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How my first birdwatching outing of 2020 has given me my New Year's goals.

One day of birdwatching and photography has given me so much motivation - how to improve my knowledge of the natural world, photography and story telling.

First of all, happy New Year, I hope you all had a lovely Christmas! Now on with the blog…

Yesterday, I visited my first RSPB reserve of 2020, Blacktoft Sands – a reserve comprised mostly of reed beds and marshlands and I couldn’t really have expected much more, many species ticked off the 2020 to-see list! Kingfisher, barn own, kestrel, hen harrier and marsh harrier just to name a few!

A soaring kestrel against a lovely clear sky to help with minimalist isolation of the subject (yes I just made that up).

Perhaps THE kestrel shot?

It got me thinking about a few different things, first of all, about how great it would be to keep track of the different British bird species that I see throughout the year, so that’s one thing that I am going to do – a New Year's resolution if you will.

It also got me thinking about how I need to invest more time in learning about British bird species. Whilst at University during an Animal Diversity module, I had to learn British water bird species, but since that module, with not having put time and effort into it, I have lost much of that knowledge, something that I really want to get back. I also realised that I really want to take any opportunities I can to be out in nature, observing, filming and photographing from now on.

A couple of shots of soaring marsh harriers.

There's something magical about watching birds of prey soar.

This morning before I started to write this blog I picked up a magazine that was very kindly gifted to me by a family friend – PhotoPlus, The Canon Magazine and in it, The Pro Interview with Michel D’Oultremont, who, I hate to admit, I wasn’t aware of until reading this magazine. Throughout this in-depth interview, Michel talks about lots of different aspects of his photography, but one bit that stood out is the importance that Michel places on the environment he is shooting in.

“I try to photograph the environment first, along with animals that live in it, pass through it or engage with it.”

This really got me thinking, a frame-filling wildlife shot is often what people are after, push your lens to its limits, see how big you can make your subject in the frame. Shots like these are extremely popular, I don’t know if their popularity has sky rocketed due to Instagram pages posting nothing but this style or maybe something else.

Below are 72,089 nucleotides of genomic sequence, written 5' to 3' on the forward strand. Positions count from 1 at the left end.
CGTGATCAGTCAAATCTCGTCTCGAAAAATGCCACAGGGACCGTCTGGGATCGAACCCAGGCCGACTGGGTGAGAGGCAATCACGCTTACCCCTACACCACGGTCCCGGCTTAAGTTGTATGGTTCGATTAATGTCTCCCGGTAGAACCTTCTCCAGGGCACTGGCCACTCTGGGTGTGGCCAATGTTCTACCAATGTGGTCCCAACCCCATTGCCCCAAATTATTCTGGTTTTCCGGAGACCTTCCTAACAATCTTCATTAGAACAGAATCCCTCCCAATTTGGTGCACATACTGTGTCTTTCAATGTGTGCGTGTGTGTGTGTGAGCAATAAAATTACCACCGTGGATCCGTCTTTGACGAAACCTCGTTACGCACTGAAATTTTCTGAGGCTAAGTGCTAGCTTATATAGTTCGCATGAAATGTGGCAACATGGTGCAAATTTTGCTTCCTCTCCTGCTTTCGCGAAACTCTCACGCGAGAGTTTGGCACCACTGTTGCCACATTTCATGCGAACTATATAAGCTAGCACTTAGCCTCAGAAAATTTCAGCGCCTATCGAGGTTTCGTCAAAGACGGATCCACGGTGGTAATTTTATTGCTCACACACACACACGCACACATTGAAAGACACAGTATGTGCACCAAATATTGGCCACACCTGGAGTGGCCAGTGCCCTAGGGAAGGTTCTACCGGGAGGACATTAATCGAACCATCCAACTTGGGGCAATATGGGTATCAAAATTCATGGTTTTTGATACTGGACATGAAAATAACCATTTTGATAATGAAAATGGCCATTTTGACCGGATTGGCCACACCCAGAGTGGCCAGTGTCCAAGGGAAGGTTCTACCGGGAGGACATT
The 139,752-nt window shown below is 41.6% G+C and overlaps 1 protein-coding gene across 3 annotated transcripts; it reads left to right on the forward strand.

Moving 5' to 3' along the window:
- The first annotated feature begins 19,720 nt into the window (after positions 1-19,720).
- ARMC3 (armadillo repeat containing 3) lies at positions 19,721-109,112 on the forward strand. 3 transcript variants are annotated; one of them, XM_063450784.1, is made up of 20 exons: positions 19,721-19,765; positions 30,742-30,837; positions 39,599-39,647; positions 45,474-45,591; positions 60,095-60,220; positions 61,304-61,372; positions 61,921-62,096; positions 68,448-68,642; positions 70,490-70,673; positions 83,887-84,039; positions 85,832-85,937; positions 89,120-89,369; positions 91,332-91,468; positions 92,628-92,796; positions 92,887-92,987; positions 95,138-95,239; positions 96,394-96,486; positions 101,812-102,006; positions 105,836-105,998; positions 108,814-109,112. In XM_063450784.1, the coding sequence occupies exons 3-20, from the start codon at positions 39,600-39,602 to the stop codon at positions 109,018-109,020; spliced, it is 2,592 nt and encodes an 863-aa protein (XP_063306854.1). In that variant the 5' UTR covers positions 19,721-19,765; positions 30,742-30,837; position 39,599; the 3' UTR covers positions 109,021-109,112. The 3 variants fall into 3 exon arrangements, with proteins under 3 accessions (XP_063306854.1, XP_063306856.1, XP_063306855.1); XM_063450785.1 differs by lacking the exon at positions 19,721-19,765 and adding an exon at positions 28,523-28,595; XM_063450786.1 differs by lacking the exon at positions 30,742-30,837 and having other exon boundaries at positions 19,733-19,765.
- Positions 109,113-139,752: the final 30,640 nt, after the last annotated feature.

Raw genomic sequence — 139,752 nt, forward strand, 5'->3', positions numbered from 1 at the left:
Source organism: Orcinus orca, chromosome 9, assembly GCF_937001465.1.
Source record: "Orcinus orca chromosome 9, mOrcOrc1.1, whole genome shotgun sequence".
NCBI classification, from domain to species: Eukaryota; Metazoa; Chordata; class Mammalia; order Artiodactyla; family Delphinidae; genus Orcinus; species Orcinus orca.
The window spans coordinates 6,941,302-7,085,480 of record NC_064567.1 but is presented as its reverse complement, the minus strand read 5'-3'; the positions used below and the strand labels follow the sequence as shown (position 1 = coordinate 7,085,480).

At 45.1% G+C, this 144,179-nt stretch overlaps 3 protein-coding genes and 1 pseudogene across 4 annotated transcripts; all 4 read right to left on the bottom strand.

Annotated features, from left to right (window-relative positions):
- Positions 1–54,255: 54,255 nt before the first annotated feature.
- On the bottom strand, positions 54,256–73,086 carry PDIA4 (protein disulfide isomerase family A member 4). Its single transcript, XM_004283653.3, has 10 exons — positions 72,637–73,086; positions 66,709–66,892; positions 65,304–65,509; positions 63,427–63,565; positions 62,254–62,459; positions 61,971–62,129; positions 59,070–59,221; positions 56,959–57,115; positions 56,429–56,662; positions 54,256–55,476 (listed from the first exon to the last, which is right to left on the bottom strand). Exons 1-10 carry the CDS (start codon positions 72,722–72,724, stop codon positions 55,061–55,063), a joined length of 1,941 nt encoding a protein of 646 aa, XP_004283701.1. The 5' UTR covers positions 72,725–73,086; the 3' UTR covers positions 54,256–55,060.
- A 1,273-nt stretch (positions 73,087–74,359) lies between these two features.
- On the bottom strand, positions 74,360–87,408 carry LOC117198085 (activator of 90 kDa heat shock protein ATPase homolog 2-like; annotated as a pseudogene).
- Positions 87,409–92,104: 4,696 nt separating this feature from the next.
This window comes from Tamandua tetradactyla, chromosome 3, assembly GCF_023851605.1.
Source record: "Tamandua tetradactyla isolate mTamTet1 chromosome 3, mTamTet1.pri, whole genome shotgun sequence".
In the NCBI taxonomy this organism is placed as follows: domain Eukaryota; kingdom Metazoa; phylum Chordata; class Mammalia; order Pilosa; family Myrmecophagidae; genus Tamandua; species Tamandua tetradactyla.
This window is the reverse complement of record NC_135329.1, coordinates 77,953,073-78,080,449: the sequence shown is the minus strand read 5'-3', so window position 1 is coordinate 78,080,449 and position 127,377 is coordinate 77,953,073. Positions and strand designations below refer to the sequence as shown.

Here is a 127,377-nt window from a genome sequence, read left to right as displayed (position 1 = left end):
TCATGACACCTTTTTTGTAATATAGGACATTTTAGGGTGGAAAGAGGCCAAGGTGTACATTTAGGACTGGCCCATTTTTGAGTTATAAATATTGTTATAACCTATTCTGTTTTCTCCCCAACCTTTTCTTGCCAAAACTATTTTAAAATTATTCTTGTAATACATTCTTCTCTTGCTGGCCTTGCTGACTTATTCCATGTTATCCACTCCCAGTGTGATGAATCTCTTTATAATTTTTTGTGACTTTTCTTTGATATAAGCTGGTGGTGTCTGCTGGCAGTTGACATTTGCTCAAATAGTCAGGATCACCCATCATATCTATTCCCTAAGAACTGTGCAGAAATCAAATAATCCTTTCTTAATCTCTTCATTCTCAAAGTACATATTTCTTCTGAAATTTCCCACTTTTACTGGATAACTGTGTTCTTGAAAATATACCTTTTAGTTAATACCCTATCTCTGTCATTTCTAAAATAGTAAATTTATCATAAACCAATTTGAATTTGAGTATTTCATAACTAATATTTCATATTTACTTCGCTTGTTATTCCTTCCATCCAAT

I hold my hands up, I do take a lot of these shots, and I do really like them, the ability to get a close-up portrait of an animal and have that real connection by having their eyes big in the frame can produce a really lovely shot.

Sometimes a tight shot can be used to eliminate a background that may not be the nicest, take my recent swan image on Instagram for example. By getting tight to the swan I was able to get rid of the hordes of tourist boats, buildings and tourists that otherwise would have been distracting.

A tight shot to avoid distractions in the background (above), vs a wider shot with no distractions, to show the habitat and behaviour of your subject (below).

However, one thing that tight shots struggle to do is tell a story. For example take a barn owl, a portrait of a barn owl would be absolutely stunning (and I would love to get one at some point) but it doesn’t really tell you much, whereas a much wider shot can tell a whole story. The shot below that I managed to get yesterday does this very well, from this image you can tell a barn owl's habitat, hunting strategy and their time of activity. The shot of the marsh harrier below illustrates that these two species are very similar in these aspects.

A barn owl at dusk (can't believe I saw this 4 days into the New Year?!).

Marsh harrier hunting at dusk.

The beauty of RSPB reserves is that often you are not able to get frame-filling shots, unless you have a lens that gives you unbelievable reach. I have a 500mm and all these shots were pretty much at full reach and even cropped a little in the edit, and as you can see, they are far from frame-filling. As frustrating as this may be, it makes you think a lot more about composition and how you may be able to tell a story through the image - focus on the environment then place your subject in it.

This is something I strive to do a lot more in the future, and a trip to Mull in April will be the perfect place to get some shots like this, so until then I’m going to practise and practise some more.

Thank you for reading,


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